Statement of Administration Policy provides the Administration's views
on the Commerce, Justice, and State, the Judiciary, and Related Agencies
Appropriations Bill, FY 2002, as reported by the Committee. We look
forward to working with Congress to ensure that the Nations's priorities
are met while encouraging the economic growth that is the essential
guarantee of continued fiscal strength. While we appreciate the Committee's
efforts, we note that the bill does not support many Presidential
priorities or recommended spending reductions and would like to share
some specific concerns with the allocation of those funds.
of Justice (DOJ)
Administration's initiatives in DOJ are focused on shifting resources
toward crime-fighting activities that have been shown to be effective,
activities that further protect our children from the ravages of
drugs and delinquency, as well as reforming the Immigration and
Naturalization Service (INS) to be more effective for, and respectful
of, prospective Americans. To this end, the Administration proposed
some fee increases to better match the benefits of programs with
who pays for those programs, and eliminated a substantial number
of earmarks that place parochial interests over those of the general
Administration appreciates the Committee's funding of the Weed and
Seed program, the Violence Against Women Act, southwestern border
prosecutors, and gun violence reduction prosecution grants. However,
the Administration is disappointed that the bill fails to support
the President's key initiatives in three areas. The Administration
urges the Committee to fully fund the requested $75 million for
Project ChildSafe, that would protect children from gun-related
accidents and crimes by allowing DOJ to work closely with State
and local governments to purchase and distribute child safety gunlocks.
We also urge the Committee to fund the requested $29 million for
Project Sentry, that would allow the hiring of new assistant U.S.
Attorneys to work with communities in prosecuting juvenile gun-related
crimes and setting up safe school task forces. We also ask the Congress
to fund the $11 million increase requested for the Residential Substance
Abuse Treatment program, that is part of the President's drug treatment
initiative and would provide financial and technical assistance
to State and local governments that implement substance abuse treatment
programs for prisoners.
Administration appreciates the Committee's inclusion of the proposed
cruise ship inspection fee and the increase in the current airline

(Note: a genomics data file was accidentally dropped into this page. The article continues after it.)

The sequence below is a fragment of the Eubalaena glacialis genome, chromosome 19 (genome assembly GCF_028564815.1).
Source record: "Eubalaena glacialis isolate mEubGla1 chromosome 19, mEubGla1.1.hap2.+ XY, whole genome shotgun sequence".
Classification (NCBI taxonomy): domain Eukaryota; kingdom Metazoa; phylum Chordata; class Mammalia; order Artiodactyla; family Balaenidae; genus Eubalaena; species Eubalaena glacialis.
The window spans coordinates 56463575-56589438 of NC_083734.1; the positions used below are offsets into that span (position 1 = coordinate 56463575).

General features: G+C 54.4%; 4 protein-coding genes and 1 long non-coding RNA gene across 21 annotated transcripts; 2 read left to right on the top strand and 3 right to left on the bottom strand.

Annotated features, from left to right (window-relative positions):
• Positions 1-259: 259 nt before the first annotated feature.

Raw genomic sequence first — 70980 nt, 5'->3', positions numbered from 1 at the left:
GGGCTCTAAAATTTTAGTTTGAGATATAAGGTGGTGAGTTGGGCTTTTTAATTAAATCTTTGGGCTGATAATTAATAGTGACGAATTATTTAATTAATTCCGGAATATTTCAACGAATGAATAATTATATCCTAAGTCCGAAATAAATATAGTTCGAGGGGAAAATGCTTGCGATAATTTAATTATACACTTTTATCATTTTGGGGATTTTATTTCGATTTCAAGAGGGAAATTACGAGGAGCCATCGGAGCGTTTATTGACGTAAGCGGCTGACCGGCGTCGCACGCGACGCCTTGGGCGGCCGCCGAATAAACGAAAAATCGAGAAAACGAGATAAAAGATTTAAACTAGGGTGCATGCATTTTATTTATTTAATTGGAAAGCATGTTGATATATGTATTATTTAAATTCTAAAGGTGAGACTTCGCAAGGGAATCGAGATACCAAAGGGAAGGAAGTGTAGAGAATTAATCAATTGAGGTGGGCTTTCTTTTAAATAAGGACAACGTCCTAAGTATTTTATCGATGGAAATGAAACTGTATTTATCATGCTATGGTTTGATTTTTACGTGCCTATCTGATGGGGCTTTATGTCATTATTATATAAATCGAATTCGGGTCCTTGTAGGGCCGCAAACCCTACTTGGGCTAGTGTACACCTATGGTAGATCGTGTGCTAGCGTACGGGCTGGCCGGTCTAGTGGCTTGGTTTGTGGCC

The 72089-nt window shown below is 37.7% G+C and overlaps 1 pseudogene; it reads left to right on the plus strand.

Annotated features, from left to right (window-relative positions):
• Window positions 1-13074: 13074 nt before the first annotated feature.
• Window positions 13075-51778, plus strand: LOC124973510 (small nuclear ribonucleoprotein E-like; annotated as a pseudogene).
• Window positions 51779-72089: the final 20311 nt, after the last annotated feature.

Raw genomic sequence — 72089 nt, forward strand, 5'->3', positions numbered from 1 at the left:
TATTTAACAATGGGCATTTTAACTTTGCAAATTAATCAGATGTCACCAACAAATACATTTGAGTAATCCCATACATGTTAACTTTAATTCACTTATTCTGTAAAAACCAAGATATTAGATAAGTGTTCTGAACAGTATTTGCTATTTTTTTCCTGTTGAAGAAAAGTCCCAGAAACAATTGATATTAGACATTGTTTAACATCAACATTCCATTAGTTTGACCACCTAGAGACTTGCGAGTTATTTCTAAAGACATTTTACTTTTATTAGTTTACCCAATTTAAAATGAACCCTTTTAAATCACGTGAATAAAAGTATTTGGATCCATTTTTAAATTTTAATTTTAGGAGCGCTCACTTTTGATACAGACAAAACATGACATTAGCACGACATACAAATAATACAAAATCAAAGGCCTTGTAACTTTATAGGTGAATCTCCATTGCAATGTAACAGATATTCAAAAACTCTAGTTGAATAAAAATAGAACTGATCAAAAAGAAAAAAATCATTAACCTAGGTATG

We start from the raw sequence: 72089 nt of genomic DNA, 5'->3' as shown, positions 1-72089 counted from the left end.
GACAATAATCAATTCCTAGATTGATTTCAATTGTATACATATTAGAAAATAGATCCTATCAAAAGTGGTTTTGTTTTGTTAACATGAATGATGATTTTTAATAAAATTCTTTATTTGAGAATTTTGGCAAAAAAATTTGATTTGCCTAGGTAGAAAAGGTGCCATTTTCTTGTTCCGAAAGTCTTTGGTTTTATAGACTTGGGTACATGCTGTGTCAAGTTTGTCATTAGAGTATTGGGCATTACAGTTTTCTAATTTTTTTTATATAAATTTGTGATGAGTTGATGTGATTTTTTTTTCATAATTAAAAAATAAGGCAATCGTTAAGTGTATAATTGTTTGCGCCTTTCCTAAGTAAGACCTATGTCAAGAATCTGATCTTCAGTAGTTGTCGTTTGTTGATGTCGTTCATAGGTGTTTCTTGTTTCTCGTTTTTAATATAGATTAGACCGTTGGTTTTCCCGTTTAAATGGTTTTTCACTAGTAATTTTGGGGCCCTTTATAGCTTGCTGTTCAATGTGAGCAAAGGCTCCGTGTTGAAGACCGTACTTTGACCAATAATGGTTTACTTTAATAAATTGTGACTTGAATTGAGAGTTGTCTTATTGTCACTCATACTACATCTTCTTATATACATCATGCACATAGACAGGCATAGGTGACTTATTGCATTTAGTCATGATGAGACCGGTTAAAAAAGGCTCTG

inspection fee. However, the Administration has serious concerns
regarding the funding for INS. The bill does not include the President's
request for $45 million to reduce the backlog of immigration applications.
In addition, the bill shifts $275 million from discretionary appropriations
to various mandatory fee accounts, which could result in substantial
increases in application backlogs.
applaud the Committee's continued support and interest in efforts
to combat terrorism. The bill would establish a second Deputy Attorney
General (DAG) position, who, together with the Director of the Federal
Emergency Management Agency (FEMA), would be responsible for developing
a national strategy and budget for preventing and responding to
domestic terrorist attacks. Given the President's tasking of FEMA
to coordinate all consequence-management programs for domestic incidents,
as well as the Vice President's on-going review of our domestic
preparedness programs, we do not believe the second DAG position
is necessary. We would appreciate the opportunity to work with the
Congress to address this issue.
Administration is concerned about the level of earmarking in the
bill, especially the Justice Department portion of the bill, that
contains nearly $700 million in earmarks for 269 projects. The Committee
appears to have earmarked almost all available funding within several
grant programs, including Juvenile Justice Discretionary Grants,
COPS grants for Safe Schools and Law Enforcement Technology, and
Byrne Discretionary Grants. The Administration is very concerned
about this practice because it does not efficiently and effectively
serve the interests of the general public. Funding for juvenile
justice and law enforcement technology should be awarded through
merit-based competition, and other funds should be redirected to
unfunded Administration initiatives such as Project Sentry and Project
Administration urges the Senate to support compassionate payments
to claimants under the Radiation Exposure and Compensation Act,
as proposed in the budget resolution.
of Commerce (DOC)
Administration appreciates that the funding included in the Committee
bill follows the President's recommendations for most DOC programs.
In general, the Committee has reduced programs where warranted --
such as properly scaling grant activities -- and provided appropriate
increases for areas, such as statistical, export licensing, and